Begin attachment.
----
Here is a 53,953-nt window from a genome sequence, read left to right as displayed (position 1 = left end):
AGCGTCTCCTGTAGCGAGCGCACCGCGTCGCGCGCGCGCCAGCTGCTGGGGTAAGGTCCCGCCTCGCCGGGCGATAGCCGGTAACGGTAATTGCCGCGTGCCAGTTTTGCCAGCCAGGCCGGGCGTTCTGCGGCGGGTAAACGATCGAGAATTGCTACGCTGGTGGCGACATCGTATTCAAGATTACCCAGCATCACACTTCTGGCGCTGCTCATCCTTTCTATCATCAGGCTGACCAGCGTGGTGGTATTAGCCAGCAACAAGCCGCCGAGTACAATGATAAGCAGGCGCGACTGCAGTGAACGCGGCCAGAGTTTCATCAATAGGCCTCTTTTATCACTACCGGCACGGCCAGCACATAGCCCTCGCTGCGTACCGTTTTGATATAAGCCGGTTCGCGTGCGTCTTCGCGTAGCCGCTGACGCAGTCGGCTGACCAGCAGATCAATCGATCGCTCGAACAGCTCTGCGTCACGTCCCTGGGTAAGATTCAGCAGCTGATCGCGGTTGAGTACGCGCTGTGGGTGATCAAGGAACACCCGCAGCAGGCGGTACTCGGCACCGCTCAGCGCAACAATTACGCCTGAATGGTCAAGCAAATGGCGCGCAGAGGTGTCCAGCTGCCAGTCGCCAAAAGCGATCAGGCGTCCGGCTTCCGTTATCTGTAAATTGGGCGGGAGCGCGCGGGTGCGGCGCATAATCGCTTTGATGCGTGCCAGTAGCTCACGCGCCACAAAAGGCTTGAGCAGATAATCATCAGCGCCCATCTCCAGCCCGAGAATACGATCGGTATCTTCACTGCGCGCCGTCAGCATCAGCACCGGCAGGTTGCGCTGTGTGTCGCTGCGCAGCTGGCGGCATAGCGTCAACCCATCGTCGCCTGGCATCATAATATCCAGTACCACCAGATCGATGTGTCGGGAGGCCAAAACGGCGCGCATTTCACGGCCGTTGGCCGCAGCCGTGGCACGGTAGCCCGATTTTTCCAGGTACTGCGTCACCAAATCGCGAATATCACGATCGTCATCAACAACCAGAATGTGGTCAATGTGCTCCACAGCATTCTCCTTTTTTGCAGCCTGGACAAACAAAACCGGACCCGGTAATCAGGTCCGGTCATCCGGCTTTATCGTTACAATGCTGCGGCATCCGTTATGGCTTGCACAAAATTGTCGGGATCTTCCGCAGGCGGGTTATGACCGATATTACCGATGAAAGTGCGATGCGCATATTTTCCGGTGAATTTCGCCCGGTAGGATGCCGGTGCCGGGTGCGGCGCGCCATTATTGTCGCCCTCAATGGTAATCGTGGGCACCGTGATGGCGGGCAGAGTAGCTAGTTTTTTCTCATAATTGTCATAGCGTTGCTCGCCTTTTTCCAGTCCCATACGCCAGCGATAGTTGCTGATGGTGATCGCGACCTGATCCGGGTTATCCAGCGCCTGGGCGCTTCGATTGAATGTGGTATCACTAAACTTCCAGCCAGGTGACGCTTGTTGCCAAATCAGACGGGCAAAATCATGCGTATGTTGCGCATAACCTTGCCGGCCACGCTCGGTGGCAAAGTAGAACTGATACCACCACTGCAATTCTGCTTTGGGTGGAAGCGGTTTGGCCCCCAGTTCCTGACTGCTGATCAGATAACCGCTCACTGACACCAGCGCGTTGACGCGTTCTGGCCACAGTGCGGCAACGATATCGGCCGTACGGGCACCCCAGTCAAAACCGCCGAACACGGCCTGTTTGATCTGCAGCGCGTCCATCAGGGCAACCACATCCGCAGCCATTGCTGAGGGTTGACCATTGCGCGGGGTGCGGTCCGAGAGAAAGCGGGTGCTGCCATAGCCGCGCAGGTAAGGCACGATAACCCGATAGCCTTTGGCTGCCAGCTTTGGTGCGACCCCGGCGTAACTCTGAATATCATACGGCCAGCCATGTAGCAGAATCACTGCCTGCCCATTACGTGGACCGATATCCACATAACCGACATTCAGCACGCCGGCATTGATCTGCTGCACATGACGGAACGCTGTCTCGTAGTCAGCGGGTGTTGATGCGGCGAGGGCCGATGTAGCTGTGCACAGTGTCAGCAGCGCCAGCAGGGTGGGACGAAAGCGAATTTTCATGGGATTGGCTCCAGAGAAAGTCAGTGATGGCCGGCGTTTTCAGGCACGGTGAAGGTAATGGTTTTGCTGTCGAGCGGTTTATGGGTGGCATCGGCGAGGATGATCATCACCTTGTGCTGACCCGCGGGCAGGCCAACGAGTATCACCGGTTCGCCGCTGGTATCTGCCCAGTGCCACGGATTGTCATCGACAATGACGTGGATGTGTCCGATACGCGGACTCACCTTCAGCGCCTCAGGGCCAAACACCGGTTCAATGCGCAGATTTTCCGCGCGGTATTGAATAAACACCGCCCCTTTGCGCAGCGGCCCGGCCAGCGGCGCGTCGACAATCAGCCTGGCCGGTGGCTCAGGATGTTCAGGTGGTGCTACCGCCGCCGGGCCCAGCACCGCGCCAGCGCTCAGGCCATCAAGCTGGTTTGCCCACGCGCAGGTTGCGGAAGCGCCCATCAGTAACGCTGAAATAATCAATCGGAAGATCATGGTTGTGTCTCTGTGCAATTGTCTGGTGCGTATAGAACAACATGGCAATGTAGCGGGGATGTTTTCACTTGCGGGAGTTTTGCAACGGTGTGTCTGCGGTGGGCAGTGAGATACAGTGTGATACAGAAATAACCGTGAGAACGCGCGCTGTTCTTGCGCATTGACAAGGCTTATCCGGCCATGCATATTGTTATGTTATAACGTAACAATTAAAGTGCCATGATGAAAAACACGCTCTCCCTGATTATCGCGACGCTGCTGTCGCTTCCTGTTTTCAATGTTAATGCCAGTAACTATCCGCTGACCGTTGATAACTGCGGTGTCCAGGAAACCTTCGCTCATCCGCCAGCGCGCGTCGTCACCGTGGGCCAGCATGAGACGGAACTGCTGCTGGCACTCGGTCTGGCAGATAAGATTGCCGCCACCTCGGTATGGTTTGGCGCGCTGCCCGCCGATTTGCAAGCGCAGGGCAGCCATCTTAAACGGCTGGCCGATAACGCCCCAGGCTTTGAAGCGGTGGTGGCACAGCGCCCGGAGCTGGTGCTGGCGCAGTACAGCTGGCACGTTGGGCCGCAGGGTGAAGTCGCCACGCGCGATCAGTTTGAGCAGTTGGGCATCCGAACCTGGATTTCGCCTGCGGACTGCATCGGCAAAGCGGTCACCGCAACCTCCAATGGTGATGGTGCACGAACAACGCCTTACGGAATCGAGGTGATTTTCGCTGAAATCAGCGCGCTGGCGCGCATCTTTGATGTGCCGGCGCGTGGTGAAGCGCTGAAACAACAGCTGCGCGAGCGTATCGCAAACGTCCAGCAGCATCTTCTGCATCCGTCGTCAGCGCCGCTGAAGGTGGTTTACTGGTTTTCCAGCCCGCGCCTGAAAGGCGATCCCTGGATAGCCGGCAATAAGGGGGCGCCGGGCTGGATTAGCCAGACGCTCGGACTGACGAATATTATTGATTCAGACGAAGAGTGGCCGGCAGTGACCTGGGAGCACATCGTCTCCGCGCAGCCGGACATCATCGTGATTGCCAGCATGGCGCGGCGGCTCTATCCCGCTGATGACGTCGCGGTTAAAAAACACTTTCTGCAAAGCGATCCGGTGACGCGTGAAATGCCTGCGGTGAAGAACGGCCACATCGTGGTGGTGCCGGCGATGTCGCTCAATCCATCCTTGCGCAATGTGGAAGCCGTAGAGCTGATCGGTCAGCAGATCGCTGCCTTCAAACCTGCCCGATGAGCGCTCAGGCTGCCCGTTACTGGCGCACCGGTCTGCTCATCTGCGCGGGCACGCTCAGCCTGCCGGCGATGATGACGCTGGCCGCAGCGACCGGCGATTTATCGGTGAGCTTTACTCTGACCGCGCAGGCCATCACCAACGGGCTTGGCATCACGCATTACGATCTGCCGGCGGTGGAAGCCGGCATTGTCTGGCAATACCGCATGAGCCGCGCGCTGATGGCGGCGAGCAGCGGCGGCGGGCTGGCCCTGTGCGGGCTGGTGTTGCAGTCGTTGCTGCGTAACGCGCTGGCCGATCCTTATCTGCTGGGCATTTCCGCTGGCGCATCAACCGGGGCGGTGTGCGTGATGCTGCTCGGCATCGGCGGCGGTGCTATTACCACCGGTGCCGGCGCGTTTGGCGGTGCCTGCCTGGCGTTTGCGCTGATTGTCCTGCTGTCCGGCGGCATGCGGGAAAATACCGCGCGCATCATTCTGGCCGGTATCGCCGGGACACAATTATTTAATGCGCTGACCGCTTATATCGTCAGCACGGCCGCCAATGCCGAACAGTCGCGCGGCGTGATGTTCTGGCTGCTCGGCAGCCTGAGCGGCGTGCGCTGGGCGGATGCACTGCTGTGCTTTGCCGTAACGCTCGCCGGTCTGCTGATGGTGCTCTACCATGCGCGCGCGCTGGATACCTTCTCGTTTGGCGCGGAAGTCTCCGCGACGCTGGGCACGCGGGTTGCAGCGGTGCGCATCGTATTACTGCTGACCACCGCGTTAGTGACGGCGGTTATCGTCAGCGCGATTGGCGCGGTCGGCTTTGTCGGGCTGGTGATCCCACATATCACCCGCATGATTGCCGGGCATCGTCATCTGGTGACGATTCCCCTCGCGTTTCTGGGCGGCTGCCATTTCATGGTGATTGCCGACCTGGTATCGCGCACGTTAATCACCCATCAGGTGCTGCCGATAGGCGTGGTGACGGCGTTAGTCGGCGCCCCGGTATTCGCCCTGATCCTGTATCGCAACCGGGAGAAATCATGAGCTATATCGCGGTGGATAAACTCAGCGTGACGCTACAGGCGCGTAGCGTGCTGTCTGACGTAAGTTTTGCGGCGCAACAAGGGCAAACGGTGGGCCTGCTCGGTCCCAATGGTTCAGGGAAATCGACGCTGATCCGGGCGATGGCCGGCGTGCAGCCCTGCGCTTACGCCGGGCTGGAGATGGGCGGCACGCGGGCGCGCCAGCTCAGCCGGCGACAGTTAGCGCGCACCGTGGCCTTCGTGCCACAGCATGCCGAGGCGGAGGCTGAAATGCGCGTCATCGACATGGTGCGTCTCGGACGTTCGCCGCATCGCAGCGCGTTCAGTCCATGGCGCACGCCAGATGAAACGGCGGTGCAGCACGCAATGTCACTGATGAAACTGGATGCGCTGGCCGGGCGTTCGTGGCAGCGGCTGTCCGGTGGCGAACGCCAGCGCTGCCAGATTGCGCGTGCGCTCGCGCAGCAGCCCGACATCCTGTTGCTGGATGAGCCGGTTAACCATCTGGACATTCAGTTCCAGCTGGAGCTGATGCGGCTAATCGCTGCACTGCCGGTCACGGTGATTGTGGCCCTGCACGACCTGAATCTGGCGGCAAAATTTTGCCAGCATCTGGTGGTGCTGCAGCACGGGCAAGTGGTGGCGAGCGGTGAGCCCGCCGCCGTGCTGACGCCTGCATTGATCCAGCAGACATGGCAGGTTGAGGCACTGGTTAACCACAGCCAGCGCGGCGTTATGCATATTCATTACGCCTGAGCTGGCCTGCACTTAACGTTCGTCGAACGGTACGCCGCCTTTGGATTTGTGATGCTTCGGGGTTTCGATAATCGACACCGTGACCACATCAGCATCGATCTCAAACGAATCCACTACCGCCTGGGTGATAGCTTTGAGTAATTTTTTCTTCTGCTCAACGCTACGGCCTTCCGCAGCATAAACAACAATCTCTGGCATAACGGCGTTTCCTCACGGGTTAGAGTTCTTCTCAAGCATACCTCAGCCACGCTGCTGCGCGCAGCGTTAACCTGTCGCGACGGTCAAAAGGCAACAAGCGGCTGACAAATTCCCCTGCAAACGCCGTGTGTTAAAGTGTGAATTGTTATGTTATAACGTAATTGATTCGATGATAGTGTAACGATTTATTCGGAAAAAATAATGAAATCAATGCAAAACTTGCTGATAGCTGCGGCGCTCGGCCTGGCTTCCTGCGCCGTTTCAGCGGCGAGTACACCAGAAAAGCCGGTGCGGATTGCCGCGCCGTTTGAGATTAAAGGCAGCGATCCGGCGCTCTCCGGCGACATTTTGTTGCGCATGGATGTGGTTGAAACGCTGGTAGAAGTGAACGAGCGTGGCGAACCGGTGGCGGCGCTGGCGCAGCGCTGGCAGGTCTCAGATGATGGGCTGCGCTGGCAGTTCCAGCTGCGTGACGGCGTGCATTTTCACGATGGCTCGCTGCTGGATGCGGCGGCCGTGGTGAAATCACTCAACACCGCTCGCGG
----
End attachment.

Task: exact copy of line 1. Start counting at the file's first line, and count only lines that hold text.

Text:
Here is a 53,953-nt window from a genome sequence, read left to right as displayed (position 1 = left end):